Mashable.com posted a recent article titled “Top 10 U.S. Cities With the Most Satisfied Employees”. The data regarding compensation is particularly interesting. Using a 5 point scale where 5 = Very Satisfied and 1 = Very Dissatisfied, respondents ranked their satisfaction with their compensation. WE DID IT! We now have evidence that compensation is not a differentiator…anywhere. Oops.
Employees in the top 50 US metro areas are averagely satisfied by their pay. Scores for 48 locations ranged from 3.0 to 3.3. Only Washington Continue reading
Recently a lawyer mentioned to me that he had decided to utilize more basic executive plan designs, even when they might not be as good a fit for a specific client. When asked to explain he said that it was too hard to communicate complex plan designs when board members and shareholders demanded something they could understand quickly.
He said the ironic part was that shareholders then complained when executive pay was too high, or ineffective at retention, or paid out large amounts at severance. The disconnect between what was needed and what the shareholders understood was just too big.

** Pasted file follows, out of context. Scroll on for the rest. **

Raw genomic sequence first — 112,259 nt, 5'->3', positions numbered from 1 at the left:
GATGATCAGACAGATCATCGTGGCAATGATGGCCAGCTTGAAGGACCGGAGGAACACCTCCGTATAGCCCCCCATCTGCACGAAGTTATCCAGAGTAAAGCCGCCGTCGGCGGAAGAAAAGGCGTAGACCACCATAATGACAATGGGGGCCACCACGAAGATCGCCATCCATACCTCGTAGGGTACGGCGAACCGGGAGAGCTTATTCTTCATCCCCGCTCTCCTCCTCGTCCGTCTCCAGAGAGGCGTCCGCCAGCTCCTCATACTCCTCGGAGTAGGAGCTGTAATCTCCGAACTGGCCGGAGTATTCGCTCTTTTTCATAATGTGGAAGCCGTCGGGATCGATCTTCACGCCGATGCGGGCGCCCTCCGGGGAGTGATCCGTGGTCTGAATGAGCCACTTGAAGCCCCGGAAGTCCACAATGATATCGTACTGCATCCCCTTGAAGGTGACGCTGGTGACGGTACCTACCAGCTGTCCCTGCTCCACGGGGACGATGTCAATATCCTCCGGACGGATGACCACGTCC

Now, of course, this isn’t the case at every company. But with there being so many issues and details to review during proxy season, a simple executive compensation plan is certainly attractive. And, simple approaches are often more than enough to accomplish the goals of many companies. Even when pay is simple, the misunderstanding between shareholders, boards and executives can persist. Perhaps its just a matter of perspective. I would love to know what you think about this issue.
In our world of sound bites and summaries, statistics are playing an increasingly important role. They are the basis of infographics. They are used in catchy headlines. They provide support for arguments, both real and imagined. They also provide ammunition for the ongoing wars about compensation, engagement and more.
The real question is should they have this power?
It’s that time of the year again. Proxy season is wrapping up. You are probably working at one of the 98% of public companies who passed their Say on Pay vote with flying colors. Or, you work at one of the 100% of private companies that don’t worry about it. Polls and surveys usually show June and July as the slowest months of any compensation professional’s year. This is especially true for those who focus on executive compensation.
This post lays out when you may want to focus on some of the high priority executive compensation topics that must be tackled every year. You may find that making your June and July just a little busier, will make December through March so much easier.